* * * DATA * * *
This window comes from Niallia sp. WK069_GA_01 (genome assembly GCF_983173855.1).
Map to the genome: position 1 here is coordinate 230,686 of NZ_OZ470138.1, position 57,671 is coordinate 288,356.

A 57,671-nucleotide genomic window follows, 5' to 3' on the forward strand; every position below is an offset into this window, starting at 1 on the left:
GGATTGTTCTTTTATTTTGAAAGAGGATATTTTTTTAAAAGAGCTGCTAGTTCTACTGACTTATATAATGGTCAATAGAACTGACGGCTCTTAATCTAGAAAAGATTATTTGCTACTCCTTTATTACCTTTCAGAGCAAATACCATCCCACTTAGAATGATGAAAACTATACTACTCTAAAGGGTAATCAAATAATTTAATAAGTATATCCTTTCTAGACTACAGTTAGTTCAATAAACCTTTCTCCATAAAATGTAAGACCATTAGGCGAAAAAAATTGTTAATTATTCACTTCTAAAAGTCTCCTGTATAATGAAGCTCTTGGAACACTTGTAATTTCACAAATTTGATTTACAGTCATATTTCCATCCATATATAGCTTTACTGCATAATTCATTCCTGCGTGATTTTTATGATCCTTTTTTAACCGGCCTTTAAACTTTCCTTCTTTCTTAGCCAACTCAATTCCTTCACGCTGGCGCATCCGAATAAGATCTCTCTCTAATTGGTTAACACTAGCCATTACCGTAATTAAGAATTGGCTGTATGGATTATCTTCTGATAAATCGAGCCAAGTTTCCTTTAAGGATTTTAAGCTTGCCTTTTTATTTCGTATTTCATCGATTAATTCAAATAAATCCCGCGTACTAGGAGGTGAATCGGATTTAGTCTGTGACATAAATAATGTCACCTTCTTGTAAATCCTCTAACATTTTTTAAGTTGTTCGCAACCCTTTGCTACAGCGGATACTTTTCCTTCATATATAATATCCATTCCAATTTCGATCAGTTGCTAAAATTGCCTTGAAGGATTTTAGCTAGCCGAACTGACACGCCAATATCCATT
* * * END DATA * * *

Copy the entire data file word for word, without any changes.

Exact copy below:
This window comes from Niallia sp. WK069_GA_01 (genome assembly GCF_983173855.1).
Map to the genome: position 1 here is coordinate 230,686 of NZ_OZ470138.1, position 57,671 is coordinate 288,356.

A 57,671-nucleotide genomic window follows, 5' to 3' on the forward strand; every position below is an offset into this window, starting at 1 on the left:
GGATTGTTCTTTTATTTTGAAAGAGGATATTTTTTTAAAAGAGCTGCTAGTTCTACTGACTTATATAATGGTCAATAGAACTGACGGCTCTTAATCTAGAAAAGATTATTTGCTACTCCTTTATTACCTTTCAGAGCAAATACCATCCCACTTAGAATGATGAAAACTATACTACTCTAAAGGGTAATCAAATAATTTAATAAGTATATCCTTTCTAGACTACAGTTAGTTCAATAAACCTTTCTCCATAAAATGTAAGACCATTAGGCGAAAAAAATTGTTAATTATTCACTTCTAAAAGTCTCCTGTATAATGAAGCTCTTGGAACACTTGTAATTTCACAAATTTGATTTACAGTCATATTTCCATCCATATATAGCTTTACTGCATAATTCATTCCTGCGTGATTTTTATGATCCTTTTTTAACCGGCCTTTAAACTTTCCTTCTTTCTTAGCCAACTCAATTCCTTCACGCTGGCGCATCCGAATAAGATCTCTCTCTAATTGGTTAACACTAGCCATTACCGTAATTAAGAATTGGCTGTATGGATTATCTTCTGATAAATCGAGCCAAGTTTCCTTTAAGGATTTTAAGCTTGCCTTTTTATTTCGTATTTCATCGATTAATTCAAATAAATCCCGCGTACTAGGAGGTGAATCGGATTTAGTCTGTGACATAAATAATGTCACCTTCTTGTAAATCCTCTAACATTTTTTAAGTTGTTCGCAACCCTTTGCTACAGCGGATACTTTTCCTTCATATATAATATCCATTCCAATTTCGATCAGTTGCTAAAATTGCCTTGAAGGATTTTAGCTAGCCGAACTGACACGCCAATATCCATT